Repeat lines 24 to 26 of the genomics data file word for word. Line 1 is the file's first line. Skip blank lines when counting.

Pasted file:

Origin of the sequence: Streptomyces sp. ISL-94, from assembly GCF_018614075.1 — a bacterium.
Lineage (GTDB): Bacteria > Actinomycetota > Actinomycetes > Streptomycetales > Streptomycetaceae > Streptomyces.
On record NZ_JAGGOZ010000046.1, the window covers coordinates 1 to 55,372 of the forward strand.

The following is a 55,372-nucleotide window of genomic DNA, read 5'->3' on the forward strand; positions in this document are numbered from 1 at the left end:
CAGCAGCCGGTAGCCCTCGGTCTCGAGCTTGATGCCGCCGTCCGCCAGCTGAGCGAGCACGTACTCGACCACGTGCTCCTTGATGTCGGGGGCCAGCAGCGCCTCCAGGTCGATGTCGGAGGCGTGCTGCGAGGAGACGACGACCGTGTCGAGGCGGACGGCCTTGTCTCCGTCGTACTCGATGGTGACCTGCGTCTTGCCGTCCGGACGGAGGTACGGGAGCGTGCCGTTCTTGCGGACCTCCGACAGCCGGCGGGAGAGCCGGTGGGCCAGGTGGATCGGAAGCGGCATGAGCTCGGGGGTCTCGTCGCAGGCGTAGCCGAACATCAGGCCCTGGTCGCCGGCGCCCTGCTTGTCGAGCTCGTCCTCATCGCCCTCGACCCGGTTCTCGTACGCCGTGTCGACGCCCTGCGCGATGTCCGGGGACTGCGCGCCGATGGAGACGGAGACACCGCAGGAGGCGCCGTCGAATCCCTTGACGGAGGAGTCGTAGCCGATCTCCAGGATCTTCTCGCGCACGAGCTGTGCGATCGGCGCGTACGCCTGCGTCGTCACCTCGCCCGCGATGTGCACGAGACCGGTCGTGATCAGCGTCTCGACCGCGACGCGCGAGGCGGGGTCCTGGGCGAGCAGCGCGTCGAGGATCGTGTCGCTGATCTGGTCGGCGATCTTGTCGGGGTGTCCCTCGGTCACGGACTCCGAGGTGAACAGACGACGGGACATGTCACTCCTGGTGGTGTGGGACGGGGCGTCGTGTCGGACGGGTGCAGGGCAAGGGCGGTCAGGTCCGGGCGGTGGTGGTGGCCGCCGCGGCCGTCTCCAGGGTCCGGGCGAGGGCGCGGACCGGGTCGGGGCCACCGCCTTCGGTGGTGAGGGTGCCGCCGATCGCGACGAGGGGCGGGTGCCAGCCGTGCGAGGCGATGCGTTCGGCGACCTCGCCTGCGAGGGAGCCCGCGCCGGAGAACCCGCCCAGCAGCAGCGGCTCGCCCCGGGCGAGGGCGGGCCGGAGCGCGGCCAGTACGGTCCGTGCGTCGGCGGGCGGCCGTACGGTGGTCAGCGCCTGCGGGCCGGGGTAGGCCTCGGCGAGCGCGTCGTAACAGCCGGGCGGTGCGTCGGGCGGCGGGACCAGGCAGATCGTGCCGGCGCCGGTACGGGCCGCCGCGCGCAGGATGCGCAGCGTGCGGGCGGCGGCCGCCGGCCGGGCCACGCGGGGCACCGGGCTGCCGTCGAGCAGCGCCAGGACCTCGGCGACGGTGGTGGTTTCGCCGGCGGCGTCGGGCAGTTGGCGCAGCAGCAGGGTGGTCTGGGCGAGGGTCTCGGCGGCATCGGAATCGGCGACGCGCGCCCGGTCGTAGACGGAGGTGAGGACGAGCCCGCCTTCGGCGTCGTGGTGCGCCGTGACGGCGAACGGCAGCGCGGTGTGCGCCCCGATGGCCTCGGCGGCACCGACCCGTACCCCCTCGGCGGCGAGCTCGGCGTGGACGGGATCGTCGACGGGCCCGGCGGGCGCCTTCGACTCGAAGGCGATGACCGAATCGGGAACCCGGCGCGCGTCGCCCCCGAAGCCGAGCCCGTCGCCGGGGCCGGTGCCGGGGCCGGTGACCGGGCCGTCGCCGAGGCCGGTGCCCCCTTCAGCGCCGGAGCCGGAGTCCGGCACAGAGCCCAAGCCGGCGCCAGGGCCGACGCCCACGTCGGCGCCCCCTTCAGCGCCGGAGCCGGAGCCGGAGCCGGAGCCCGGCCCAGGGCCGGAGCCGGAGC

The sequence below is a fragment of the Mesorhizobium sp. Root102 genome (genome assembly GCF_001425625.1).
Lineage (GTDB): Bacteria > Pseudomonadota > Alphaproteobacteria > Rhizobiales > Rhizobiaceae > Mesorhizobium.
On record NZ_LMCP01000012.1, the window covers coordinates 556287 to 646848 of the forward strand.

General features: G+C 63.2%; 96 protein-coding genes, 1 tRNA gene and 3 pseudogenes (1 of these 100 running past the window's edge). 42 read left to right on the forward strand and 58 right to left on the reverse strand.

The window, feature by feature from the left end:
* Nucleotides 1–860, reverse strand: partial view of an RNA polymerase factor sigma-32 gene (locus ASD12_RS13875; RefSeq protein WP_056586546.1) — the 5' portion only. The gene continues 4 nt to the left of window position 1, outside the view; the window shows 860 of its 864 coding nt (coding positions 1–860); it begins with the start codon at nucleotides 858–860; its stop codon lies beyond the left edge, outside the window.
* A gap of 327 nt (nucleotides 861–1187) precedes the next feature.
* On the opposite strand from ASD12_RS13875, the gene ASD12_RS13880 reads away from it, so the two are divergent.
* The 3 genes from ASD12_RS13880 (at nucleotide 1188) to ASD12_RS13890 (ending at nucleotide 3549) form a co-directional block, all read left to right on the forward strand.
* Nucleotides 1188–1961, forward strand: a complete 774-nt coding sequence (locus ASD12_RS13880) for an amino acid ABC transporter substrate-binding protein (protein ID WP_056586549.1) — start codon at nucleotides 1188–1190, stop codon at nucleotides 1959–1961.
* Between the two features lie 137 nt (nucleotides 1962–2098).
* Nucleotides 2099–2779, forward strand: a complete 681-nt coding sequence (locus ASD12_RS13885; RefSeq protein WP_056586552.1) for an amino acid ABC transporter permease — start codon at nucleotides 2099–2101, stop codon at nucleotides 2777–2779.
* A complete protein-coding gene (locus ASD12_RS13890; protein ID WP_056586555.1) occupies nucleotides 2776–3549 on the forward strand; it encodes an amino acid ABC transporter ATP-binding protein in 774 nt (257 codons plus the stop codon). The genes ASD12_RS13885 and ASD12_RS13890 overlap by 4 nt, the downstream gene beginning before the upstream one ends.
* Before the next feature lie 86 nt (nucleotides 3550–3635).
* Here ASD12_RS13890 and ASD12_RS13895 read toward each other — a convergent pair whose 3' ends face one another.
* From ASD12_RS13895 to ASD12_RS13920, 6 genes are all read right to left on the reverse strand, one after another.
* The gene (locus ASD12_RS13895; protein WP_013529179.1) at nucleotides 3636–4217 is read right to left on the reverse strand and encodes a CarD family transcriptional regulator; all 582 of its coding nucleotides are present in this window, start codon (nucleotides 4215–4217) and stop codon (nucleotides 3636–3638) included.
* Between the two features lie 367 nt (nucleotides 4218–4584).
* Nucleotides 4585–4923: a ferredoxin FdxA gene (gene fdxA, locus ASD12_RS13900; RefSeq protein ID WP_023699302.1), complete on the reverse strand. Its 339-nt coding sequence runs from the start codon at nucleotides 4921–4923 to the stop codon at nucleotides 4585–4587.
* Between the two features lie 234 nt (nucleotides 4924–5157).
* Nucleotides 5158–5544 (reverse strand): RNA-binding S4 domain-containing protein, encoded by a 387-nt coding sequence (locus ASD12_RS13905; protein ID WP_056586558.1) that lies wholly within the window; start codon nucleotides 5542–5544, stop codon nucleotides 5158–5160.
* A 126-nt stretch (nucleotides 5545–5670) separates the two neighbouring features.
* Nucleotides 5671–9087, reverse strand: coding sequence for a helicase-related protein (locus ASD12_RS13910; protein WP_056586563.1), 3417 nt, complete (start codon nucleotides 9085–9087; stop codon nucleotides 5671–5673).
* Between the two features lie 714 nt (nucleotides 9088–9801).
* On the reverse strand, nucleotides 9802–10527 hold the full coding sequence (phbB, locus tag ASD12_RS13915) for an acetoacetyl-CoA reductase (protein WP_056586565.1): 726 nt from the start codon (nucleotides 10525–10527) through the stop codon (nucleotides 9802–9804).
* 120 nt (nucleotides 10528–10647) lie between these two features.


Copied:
* Nucleotides 4585–4923: a ferredoxin FdxA gene (gene fdxA, locus ASD12_RS13900; RefSeq protein ID WP_023699302.1), complete on the reverse strand. Its 339-nt coding sequence runs from the start codon at nucleotides 4921–4923 to the stop codon at nucleotides 4585–4587.
* Between the two features lie 234 nt (nucleotides 4924–5157).
* Nucleotides 5158–5544 (reverse strand): RNA-binding S4 domain-containing protein, encoded by a 387-nt coding sequence (locus ASD12_RS13905; protein ID WP_056586558.1) that lies wholly within the window; start codon nucleotides 5542–5544, stop codon nucleotides 5158–5160.